Given the benefits, it makes sense for zombie companies to get help from restructuring experts who are familiar with these options.

Zombies are not dead

We hear a lot about the dead weight of zombie companies and how they should be put out of their misery.

But we take a slightly different view.  Yes a zombie company is regarded as one that is limping along only servicing interest on its debt, unable to fund growth.

However, a zombie status does not mean that a business is necessarily a failure and that the best thing creditors can do is to take the money and run.

Often, the reason a company has reached this point is that it has pursued aggressive growth based on debt during the so-called “good times” pre 2008 but the trading climate since then has changed out of all recognition.

All companies are at the mercy of market forces at all times, but we make the point that it does not necessarily follow that the services or products a business is offering are in themselves a bad idea.

What is needed is for the directors and management to recognise that there is a problem sooner rather than later.

Then they should get in expert help to assess the situation and advise them of their options and if necessary help implement changes to secure the future of their business.

A turnaround advisor is on the company’s side unlike the insolvency practitioner who, if appointed, works for creditors.

The turnaround advisor has an interest in helping the company survive and be prepared, including having adequate finance available, for growth when it comes.

Is it wise to rely so heavily on a recovery led by consumer spending?

There has been some recent data and a good deal of spin about the economic recovery becoming more secure and that it is time for businesses to start investing for growth.

While unemployment may be steadily decreasing, the housing market picking up and consumer spending rising a little it would, in our view, be wise to be cautious, not least because the Government seems to be relying a little too heavily on a consumer and SME-led recovery.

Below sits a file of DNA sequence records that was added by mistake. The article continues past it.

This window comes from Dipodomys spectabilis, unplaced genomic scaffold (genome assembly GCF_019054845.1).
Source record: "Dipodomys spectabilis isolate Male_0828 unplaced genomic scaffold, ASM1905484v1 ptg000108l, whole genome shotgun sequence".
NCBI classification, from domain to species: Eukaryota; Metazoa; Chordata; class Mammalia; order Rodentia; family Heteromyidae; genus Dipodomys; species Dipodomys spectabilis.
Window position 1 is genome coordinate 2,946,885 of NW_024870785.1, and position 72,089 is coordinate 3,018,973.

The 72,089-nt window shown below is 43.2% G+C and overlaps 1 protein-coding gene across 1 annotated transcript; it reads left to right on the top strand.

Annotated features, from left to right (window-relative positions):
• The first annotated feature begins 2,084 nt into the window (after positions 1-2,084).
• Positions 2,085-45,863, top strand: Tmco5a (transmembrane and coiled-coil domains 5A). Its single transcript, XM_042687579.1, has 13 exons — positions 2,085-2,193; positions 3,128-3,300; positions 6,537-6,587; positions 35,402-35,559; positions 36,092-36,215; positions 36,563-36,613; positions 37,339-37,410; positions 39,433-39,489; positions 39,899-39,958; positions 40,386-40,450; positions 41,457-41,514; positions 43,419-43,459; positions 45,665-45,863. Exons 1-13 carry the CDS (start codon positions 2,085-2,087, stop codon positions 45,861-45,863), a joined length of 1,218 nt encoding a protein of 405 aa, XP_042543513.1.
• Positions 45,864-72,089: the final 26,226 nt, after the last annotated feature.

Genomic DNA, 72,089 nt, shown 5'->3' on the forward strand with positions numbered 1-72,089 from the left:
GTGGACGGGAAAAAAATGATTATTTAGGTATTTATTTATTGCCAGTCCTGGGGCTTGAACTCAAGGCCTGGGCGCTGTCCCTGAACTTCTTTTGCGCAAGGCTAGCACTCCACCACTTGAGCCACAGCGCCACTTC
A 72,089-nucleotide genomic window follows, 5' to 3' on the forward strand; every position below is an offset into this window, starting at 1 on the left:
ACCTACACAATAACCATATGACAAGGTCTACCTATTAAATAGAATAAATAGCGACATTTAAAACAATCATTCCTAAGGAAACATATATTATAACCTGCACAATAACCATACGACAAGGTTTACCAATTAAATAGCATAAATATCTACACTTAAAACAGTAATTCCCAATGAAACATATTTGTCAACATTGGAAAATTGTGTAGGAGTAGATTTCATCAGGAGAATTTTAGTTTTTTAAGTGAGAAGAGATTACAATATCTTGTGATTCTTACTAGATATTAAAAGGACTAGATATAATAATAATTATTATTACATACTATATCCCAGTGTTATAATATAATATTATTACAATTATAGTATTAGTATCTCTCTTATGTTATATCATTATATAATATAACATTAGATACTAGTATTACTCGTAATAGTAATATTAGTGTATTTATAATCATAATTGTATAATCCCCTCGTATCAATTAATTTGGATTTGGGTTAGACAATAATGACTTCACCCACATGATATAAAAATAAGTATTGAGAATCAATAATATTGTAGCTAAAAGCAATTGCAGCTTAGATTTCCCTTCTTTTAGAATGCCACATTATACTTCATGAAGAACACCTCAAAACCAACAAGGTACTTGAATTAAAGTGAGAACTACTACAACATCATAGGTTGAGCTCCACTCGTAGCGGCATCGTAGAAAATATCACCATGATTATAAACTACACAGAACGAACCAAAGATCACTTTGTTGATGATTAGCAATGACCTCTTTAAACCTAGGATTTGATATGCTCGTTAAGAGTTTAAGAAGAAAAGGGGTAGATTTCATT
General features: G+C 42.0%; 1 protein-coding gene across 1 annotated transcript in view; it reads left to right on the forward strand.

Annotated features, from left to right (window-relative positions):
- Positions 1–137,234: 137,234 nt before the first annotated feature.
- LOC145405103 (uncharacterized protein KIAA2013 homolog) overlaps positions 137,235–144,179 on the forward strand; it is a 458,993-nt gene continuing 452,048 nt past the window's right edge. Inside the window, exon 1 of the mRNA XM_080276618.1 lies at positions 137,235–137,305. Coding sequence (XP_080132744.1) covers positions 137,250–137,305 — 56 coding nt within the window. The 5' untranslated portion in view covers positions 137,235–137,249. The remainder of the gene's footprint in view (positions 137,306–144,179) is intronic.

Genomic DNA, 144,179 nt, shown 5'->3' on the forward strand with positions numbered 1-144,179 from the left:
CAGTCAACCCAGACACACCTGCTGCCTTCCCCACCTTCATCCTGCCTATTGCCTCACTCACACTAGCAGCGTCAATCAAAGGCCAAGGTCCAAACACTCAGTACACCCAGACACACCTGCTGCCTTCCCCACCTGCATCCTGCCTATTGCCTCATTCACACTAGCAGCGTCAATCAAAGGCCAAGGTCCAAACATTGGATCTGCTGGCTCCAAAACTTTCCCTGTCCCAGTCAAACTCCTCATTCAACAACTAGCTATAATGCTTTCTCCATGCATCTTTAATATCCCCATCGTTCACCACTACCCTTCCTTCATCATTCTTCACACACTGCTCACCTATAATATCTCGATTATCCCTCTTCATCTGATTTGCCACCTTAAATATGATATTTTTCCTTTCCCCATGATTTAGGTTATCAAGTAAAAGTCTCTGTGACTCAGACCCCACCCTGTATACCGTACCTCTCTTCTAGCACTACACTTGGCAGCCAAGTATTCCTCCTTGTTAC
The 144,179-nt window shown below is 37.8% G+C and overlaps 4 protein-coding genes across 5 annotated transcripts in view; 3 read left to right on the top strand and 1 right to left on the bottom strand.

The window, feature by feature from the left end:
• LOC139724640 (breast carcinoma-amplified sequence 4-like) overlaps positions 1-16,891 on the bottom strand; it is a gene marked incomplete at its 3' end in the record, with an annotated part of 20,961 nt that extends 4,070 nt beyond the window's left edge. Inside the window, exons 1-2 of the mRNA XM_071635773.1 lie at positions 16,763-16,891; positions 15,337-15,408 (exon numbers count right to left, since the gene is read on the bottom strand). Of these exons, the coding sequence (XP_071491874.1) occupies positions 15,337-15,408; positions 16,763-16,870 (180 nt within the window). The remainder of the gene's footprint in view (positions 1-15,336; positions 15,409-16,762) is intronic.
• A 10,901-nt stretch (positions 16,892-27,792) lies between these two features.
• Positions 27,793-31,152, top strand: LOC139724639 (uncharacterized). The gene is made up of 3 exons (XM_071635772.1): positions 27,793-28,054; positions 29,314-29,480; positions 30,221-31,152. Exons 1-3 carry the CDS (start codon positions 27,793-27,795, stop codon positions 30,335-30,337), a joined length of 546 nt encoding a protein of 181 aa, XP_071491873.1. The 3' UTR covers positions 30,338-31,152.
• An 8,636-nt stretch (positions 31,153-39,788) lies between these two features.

Firstly, there has been evidence that the jobs being “created” are part time and low-paid and that in any case wage increases are lagging far behind the rising cost of living. 

Secondly, on the evidence so far, households will be facing hefty utility and energy price rises in the region of 10% by the end of the year, despite Thames Water’s attempt to increase water rates next by 8% being rejected by the watchdog. 

Thirdly, there is also some evidence that increased consumer spending is yet again being financed by credit cards and personal debt, which has been rising steadily since mid-2012. 

Fourthly, there are still plenty of voices arguing that the ‘Help to Buy’ scheme is merely pushing up house prices and borrowing to “bubble” levels – a point reinforced by property website Rightmove, which revealed a 10% rise in property price in London in October and of an average 2.8% in asking prices in most parts of England. 

It would appear that measures to stimulate the economy are working, but can we be certain these are not a pre-election gimmick that conceals the truth?